The North Korea Endgame (Wall Street Journal)
As the U.S. and its allies frame plans for dealing with North Korea in the aftermath of the recent sinking of a South Korean warship, political leaders must recognize that security will depend not just upon deterring Kim Jong Il today. Northeast Asia's future security—and America's—will be profoundly affected by the government presiding over the northern half of Korea in the long run.
For this reason, Korean unification—under a democratic, market-oriented Republic of Korea that remains allied with the U.S.—must be the ultimate objective. Today that looks like a daunting and risky prospect. But to paraphrase Churchill: Unification would be the worst possible outcome for Korea—except for all the other alternatives.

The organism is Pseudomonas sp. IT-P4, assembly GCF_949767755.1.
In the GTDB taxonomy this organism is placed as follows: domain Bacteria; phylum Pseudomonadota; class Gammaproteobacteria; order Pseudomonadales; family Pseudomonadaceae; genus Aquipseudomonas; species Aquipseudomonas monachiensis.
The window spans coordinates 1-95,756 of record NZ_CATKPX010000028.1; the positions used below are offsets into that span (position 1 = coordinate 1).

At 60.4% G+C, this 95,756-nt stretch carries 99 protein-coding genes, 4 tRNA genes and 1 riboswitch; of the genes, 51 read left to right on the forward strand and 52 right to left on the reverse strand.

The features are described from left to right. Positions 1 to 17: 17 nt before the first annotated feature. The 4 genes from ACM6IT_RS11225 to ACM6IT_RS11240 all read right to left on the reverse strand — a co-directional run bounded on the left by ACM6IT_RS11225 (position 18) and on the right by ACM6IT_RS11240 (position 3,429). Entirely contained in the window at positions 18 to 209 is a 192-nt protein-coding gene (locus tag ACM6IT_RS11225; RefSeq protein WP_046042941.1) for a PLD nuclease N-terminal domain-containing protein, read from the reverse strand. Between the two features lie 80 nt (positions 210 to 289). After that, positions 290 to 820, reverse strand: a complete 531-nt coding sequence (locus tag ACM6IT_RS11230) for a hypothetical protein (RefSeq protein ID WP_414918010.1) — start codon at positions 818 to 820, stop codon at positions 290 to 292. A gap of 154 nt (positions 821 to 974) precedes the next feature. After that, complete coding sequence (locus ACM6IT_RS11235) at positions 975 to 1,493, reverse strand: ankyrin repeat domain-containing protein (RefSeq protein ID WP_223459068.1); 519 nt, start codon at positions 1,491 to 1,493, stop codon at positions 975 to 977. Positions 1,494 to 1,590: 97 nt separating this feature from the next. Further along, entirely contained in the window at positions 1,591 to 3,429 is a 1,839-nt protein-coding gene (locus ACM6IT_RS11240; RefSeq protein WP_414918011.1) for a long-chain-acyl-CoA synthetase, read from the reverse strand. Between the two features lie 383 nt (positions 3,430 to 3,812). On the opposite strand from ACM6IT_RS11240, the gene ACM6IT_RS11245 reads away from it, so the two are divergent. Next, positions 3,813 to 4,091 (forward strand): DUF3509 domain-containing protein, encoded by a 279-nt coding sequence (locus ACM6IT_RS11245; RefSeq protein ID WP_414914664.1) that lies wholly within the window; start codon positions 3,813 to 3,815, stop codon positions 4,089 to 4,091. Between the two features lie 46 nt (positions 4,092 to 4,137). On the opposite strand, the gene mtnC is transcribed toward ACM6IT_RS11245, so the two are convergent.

Then there is the potential for Chinese suzerainty. This notion has been floated by Chinese authors in recent years, in the form of "academic" but officially sanctioned studies that depict an ancient kingdom—conveniently stretching from Manchuria to the current-day Korean DMZ—which was once historically part of greater China. ... Chinese suzerainty might put an end to the North Korean nuclear threat. But it would change the security environment in East Asia—perhaps radically.
Immense pressures would build in South Korea for accommodating Beijing's interests. Depending on China's preferences (and how these were parlayed), accommodation could mean an end to the U.S.-South Korea alliance. Japan would find its space for international maneuver correspondingly constricted; continuation of the U.S.-Japan alliance could even look risky. Much would depend upon Beijing's own conduct—but a Chinese hold over northern Korea would have devastating implications for the current U.S. security architecture in East Asia.
It is in the context of the alternatives—not in the abstract—that the pros and cons of an eventual Korean unification must be weighed.